August 17, 2007 here's more information about what Wall Street Gecko said about Hedge Funds there exists Wall Street folklore about some hedge funds having had amazing returns. my understanding is that George Soros’s Quantum Fund made more than $1 billion betting against the Brittish pound in the European exchangerate crisis of September 1992. however there has been a lot of recent headline news reporting that some of the top (and/or largest) hedge funds, (such as Goldman Sachs 9 billion dollar Global Alpha Fund) had been experiencing significant difficulties recently. hedge funds are private investment funds which often obtain large profits by leverage (borrowing money to invest more than the money actually invested in the fund) small profits from statistical arbitrage investments can thereby be magnified; which works very nicely, as long as the market remains favorable; however, leverage also magnifies losses if the market turns unfavorable; such downside risk is not always obvious during favorable periods the recent problems with subprime mortgage loans exposed the underlying risk of the financially engineered derivitive products which repackaged (and redistributed) the risk involved in such loans. CDO's (Collateralized Debt Obligations) one of the most dramatic hedge fund incidents in recent history was LongTerm Capital Management (LTCM), which was a hedge fund put together in 1994 by some of the top people on Wall Street and academia, including: John Meriwether (formerly the vicechairman and head of bond trading at Salomon Brothers), and Myron Scholes and Robert C. Merton, who were awarded the 1997 Nobel Memorial Prize in Economics. initially, LTCM began with impressive annualized returns of over 40% for its first years, however in July 1998 the Russian government devalued the ruble and declared a moratorium on future debt repayments. in 1998 LTCM lost $4.6 billion in less than four months. along with such losses equity capital declined by 50% causing LTCM leverage ratio to climb to over 45 to 1 with that high leverage ratio being during a period of high volatility. by September 19, 1998 LTCM capital was down to only $600 million in the fund, however the fund had an asset base of $80 billion at that point. October 1, 1998 SEC testimony to the House Committee on Banking and Financial Services well, in September 1998 the Federal Reserve rescued LongTerm Capital Management the title of "hedge" fund implies there they are hedged against risk. some hedge funds utilize computers and databases to invest in arbitrage opportunities which might arise from perceived deviances from normal patterns, which are expected to return to normal patterns; simultaneously taking offsetting positions are expected to hedge against any risks involved. such arbitrage opportunity pricing differentials are often rather small, however financial leverage makes the effort worth while; Myron Scholes explained the functioning of LTCM with a simile of a giant vacuum cleaner picking up nickles that everyone else had overlooked. however Nassim Taleb compared the LTCM strategies as: "picking up pennies in front of a steamroller" economist John Maynard Keynes, is said to have warned investors that although markets do tend toward rational positions in the long run, "the market can stay irrational longer than you can stay solvent." mathematical covariance matrices quantify the relative price movements of stocks, more specifically, which stocks are likely to have price movement in opposite directions; problem is that such covariance matrices (upon which the risk hedges are based) are not static, and can dramatically change quite rapidly. there also exists some skepticism as to whether all "hedge" funds are actually hedged against risk. in the United States, financial securities are regulated by the Securities Act of 1933 the Securities Exchange Act of 1934, and the Investment Company Act of 1940. however hedge funds with fewer than 100 shareholders are exempt from regulation some "hedge" funds might be nothing much more then overleveraged long funds. anyone remember the accounting issues which arose in the Enron/WorldComm era of the previous decade?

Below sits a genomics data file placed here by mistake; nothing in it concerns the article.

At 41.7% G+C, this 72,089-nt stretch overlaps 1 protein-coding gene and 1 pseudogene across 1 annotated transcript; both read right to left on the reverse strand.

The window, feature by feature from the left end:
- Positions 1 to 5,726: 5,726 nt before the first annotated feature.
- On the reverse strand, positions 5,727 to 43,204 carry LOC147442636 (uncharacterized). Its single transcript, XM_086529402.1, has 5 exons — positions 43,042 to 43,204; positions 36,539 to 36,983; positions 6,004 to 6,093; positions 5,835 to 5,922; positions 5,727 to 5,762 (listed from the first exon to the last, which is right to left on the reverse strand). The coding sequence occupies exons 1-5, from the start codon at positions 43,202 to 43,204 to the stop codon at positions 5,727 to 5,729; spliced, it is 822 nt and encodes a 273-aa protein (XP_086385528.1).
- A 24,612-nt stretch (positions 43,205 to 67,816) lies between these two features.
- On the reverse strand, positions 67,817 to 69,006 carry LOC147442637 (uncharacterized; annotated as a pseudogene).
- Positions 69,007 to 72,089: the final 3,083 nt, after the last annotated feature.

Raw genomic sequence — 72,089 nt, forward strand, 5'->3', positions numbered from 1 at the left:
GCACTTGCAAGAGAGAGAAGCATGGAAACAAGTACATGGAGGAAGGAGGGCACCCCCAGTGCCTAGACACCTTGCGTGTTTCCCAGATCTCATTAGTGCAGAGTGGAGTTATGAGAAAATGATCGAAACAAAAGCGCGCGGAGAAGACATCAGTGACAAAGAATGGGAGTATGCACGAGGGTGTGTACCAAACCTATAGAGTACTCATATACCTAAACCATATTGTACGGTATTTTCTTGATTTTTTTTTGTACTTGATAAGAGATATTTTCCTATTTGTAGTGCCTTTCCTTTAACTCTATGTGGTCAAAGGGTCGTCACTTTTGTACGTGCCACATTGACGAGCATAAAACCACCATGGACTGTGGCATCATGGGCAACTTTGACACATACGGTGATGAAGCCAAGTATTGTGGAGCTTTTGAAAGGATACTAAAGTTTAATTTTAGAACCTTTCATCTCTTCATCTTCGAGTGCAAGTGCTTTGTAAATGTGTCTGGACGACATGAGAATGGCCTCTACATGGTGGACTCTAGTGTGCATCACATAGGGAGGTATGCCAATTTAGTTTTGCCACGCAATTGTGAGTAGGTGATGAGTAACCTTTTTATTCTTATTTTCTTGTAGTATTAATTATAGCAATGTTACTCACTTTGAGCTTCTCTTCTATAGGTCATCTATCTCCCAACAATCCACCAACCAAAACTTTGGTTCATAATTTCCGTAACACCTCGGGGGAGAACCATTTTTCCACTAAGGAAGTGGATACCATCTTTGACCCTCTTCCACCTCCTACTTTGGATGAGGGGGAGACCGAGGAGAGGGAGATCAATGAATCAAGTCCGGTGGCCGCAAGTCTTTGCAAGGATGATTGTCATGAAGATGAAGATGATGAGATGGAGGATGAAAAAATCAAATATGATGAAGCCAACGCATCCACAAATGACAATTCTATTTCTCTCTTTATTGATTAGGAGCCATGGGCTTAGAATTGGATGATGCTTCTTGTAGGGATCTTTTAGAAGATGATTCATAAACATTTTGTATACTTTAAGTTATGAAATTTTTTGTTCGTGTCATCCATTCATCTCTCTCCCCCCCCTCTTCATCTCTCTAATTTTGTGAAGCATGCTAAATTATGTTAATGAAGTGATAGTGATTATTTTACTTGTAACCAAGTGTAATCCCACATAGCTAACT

November 24, 2007 practitioners of quantitative analysis construct mathematical models in attempts to mathematically model the actions within a stock market environment Nobel prize winner (1963) William S. Sharp was one of the first mathematicians to utilize a factor model (each market variable being quantified by mathematical factors in equations) quantitative analysis tries to mathematically describe the interactive effects of stock prices my understanding is that when IBM tried to program a supercomputer to play chess IBM  Deep Blue supercomputer it was realized that because of processing and memory limitations it would be physically impossible to build a computer which would contain every possible move, for every square, for every combination of chess pieces. instead, a practical system was implemented which was programmed with the most likely (useful) chess move strategies well, in the stock market a similar problem arises if one tries to quantify every correlation, between every stock price. the most popular quant solution for stock market applications is to quantifiy only how every stock moves relative to a "proxy" for the market, the "proxy" usually being some standard market index (such as: S&P 500) if one is thus able to quantify the characteristcs of how each stock moves relative to the market as a whole, well then patterns can be found which quantify which stocks seem to move together such a quant model is called a "SingleIndex Model" such models quantify "systematic" risk, id est: risks effecting the entire market, which are expected to show up as effects to the entire market index; and company specific risks, which in theory would account for specific characteristics of individual company stocks; of course, although mathematics itself is quite predictible, those with experience in the stock market would most likely tell you that the stock market is not as reliably predictable example: in math: 2 + 2 = 4 in the stock market: price is whatever the most powerful trading force says that it is; such theory being based upon the herd type characteristics of a significant percentage of market participants "quants", being quite mathematical, communicate with a mathematical alphabet symbolically representing the factors of their mathematical equations Alpha and Beta are the most basic quant symbols, (the word "alphabet" itself is a contraction of the first 2 ancient symbols: alpha and beta) and are shown in the following equation: 

in practical application: a stock's beta mathematically quantifies the direct correlation of how much the price of a stock is expected to move (up or down) based upon how much the market index moves (up or down) (notice in the equation above, it multiplies the Market return) also notice however that alpha factor stock price movements are not correlated to entire market index price movements (no multiplicative (direct) connection to index price movements) an example of a stock with a beta of exactly 1 is mathematically expected to move by the same percentage (100%) as the index does the beta factors for each individual stock being mathematically derived by statistical regression; id est: for anyone who remembers some geometry: beta is the slope of the stock price line graph, statistical regression obtains the mathematical factors for that line from statistical analysis of the observed cloud of stock prices negative beta indicates a stock which tends to have price movements opposite to the direction of the index; short funds are expected to have such negative beta a beta of less then 1 exhibit less stock price volatility relative the whatever volatility the entire market is exhibiting betas of more then 1 indicate stocks which exhibit price changes which tend to be more then what the entire market experiences example: an ultrabear short fund with beta of 2.5 would be expected to go up 5% if the market declines by 2% the high negative beta exhibiting magnification (leverage) well, the point is that during bull market environments high beta stocks are nice in that they tend to provide investors with higher yield then the market index; however if the market trend turns into a bear market environment high beta stocks are expected to have greater losses then the market 
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this webpage was last updated on: December 5, 2007